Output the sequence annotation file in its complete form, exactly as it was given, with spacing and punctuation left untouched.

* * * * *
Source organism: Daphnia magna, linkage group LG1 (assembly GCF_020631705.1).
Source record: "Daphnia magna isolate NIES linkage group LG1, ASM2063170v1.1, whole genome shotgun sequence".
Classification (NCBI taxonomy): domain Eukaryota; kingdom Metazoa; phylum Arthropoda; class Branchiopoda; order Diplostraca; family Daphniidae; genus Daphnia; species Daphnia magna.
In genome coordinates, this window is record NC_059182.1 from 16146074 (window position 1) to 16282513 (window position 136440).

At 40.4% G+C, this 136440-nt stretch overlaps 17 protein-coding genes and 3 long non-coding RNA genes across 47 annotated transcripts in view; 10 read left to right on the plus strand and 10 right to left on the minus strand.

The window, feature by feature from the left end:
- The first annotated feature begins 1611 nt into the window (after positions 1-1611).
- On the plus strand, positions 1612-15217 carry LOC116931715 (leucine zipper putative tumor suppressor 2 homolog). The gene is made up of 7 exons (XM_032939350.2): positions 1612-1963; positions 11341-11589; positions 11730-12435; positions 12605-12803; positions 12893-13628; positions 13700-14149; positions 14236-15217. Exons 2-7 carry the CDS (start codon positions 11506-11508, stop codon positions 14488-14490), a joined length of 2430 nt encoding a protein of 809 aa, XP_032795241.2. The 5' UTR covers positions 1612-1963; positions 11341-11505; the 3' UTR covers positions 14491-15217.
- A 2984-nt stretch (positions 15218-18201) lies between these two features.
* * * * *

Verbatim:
Source organism: Daphnia magna, linkage group LG1 (assembly GCF_020631705.1).
Source record: "Daphnia magna isolate NIES linkage group LG1, ASM2063170v1.1, whole genome shotgun sequence".
Classification (NCBI taxonomy): domain Eukaryota; kingdom Metazoa; phylum Arthropoda; class Branchiopoda; order Diplostraca; family Daphniidae; genus Daphnia; species Daphnia magna.
In genome coordinates, this window is record NC_059182.1 from 16146074 (window position 1) to 16282513 (window position 136440).

At 40.4% G+C, this 136440-nt stretch overlaps 17 protein-coding genes and 3 long non-coding RNA genes across 47 annotated transcripts in view; 10 read left to right on the plus strand and 10 right to left on the minus strand.

The window, feature by feature from the left end:
- The first annotated feature begins 1611 nt into the window (after positions 1-1611).
- On the plus strand, positions 1612-15217 carry LOC116931715 (leucine zipper putative tumor suppressor 2 homolog). The gene is made up of 7 exons (XM_032939350.2): positions 1612-1963; positions 11341-11589; positions 11730-12435; positions 12605-12803; positions 12893-13628; positions 13700-14149; positions 14236-15217. Exons 2-7 carry the CDS (start codon positions 11506-11508, stop codon positions 14488-14490), a joined length of 2430 nt encoding a protein of 809 aa, XP_032795241.2. The 5' UTR covers positions 1612-1963; positions 11341-11505; the 3' UTR covers positions 14491-15217.
- A 2984-nt stretch (positions 15218-18201) lies between these two features.